Can you be considered healthy if you're overweight (which is what experts call you if your body mass index—or BMI—is between 25 and 29.9)?

In the past, some experts said that if you have normal levels of cholesterol and blood pressure, and don't have type 2 diabetes, you can be considered "metabolically healthy"—no matter what you weigh.

But new research is throwing a little cold water on that rosy view.

While a good diet and fitness regimen can have a positive impact on your health, "simply being overweight increases your risk for cardiovascular disease in particular," says Judith Regensteiner, Ph.D., a professor of medicine and founder and director of the Center for Women’s Health Research at the University of Colorado School of Medicine in Denver. "The more overweight you are, the greater your risk for this as well as other health problems.”

What the Newer Research Reveals

There's little doubt that those who are classified as "obese" (a BMI of 30 or higher) are at an increased risk of heart disease, type 2 diabetes, some cancers, and more.

"Previous studies have pretty much dismantled the 'healthy obesity' idea," says David Carslake, Ph.D., a senior research associate in the MRC Integrative Epidemiology Unit at the University of Bristol Medical School in England.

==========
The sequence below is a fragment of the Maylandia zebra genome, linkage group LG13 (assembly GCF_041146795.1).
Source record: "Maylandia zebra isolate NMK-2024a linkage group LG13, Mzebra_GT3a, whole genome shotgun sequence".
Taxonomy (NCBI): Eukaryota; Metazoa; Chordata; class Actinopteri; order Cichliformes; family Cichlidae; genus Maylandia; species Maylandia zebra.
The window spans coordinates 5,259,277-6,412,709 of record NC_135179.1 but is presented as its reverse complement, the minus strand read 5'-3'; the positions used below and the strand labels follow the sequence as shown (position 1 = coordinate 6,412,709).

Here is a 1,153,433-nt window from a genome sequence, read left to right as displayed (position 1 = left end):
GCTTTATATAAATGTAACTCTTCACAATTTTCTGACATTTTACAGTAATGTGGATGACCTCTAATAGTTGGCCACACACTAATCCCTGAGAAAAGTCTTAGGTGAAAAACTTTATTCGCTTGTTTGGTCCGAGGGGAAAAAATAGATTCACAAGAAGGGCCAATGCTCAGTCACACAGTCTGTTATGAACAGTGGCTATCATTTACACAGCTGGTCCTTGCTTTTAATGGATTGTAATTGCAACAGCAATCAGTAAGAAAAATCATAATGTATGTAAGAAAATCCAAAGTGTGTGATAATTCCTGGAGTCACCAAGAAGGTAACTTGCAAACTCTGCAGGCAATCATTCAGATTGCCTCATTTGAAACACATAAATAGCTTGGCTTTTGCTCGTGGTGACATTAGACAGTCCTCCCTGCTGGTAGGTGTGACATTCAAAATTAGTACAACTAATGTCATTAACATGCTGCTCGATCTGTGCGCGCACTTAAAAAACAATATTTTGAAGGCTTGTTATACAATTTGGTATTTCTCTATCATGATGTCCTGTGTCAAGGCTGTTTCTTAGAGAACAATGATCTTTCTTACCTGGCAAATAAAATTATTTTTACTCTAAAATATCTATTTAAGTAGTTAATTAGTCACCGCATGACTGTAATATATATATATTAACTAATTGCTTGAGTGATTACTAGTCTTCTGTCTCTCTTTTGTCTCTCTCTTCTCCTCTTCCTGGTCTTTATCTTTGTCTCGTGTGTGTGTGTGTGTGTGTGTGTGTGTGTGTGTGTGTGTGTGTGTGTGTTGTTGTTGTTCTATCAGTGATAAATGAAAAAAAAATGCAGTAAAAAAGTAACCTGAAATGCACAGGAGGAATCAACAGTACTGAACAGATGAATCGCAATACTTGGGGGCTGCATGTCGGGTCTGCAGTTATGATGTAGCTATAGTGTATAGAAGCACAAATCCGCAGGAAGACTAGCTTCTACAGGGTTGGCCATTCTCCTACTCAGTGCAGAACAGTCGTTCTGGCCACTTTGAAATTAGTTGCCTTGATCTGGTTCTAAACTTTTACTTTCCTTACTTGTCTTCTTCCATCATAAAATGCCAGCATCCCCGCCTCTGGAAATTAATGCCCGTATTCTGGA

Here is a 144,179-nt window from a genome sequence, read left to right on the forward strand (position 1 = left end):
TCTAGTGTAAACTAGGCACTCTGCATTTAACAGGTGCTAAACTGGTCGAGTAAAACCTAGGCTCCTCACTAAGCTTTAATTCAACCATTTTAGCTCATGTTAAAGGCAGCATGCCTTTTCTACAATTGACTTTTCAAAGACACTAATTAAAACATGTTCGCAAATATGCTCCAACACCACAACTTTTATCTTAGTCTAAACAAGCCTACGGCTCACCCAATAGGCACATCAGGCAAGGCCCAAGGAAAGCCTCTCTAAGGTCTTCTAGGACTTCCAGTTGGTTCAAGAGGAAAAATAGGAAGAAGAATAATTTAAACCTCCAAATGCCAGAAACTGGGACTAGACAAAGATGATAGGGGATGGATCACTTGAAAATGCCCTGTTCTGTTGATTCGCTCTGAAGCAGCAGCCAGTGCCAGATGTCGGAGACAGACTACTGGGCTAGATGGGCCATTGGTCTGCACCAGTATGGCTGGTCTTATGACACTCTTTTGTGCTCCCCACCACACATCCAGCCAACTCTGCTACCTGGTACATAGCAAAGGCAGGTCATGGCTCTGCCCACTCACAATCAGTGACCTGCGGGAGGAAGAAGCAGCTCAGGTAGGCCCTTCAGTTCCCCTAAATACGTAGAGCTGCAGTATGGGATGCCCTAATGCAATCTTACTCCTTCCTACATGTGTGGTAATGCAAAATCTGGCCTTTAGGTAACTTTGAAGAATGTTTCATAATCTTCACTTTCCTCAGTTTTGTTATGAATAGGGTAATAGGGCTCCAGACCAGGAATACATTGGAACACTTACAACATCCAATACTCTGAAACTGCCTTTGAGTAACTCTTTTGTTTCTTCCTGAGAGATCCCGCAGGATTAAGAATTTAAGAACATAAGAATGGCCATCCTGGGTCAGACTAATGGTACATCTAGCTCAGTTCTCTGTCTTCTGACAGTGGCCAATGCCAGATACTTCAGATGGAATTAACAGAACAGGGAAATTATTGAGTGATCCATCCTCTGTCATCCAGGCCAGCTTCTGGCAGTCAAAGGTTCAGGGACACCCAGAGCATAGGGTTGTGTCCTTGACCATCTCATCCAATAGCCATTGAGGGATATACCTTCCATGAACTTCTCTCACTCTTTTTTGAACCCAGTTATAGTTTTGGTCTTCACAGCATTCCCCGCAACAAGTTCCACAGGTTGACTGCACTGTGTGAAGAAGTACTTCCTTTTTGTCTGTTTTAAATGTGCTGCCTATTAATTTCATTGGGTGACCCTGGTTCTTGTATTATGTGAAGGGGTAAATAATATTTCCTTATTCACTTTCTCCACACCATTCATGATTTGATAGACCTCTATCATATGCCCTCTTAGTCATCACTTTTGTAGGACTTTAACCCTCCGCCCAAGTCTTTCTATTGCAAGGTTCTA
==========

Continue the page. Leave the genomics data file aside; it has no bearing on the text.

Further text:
Now, several recent studies have found that being even moderately overweight can boost the likelihood of health problems, even in people with healthy cholesterol, blood pressure, and blood sugar levels.

more on exercise and healthy eating

Notably, a five-and-a-half-year study that examined the health records of 3.5 million people in the UK found that overweight but metabolically healthy people still had a 30 percent higher risk for cardiovascular disease (CVD) than their normal-weight peers. Normal is a BMI of 18.5 to 24.5.

This shows that “excess weight is a metabolic problem in and of itself,” says Neil Thomas, Ph.D., professor of epidemiology and research methods at the University of Birmingham in England, who led the research.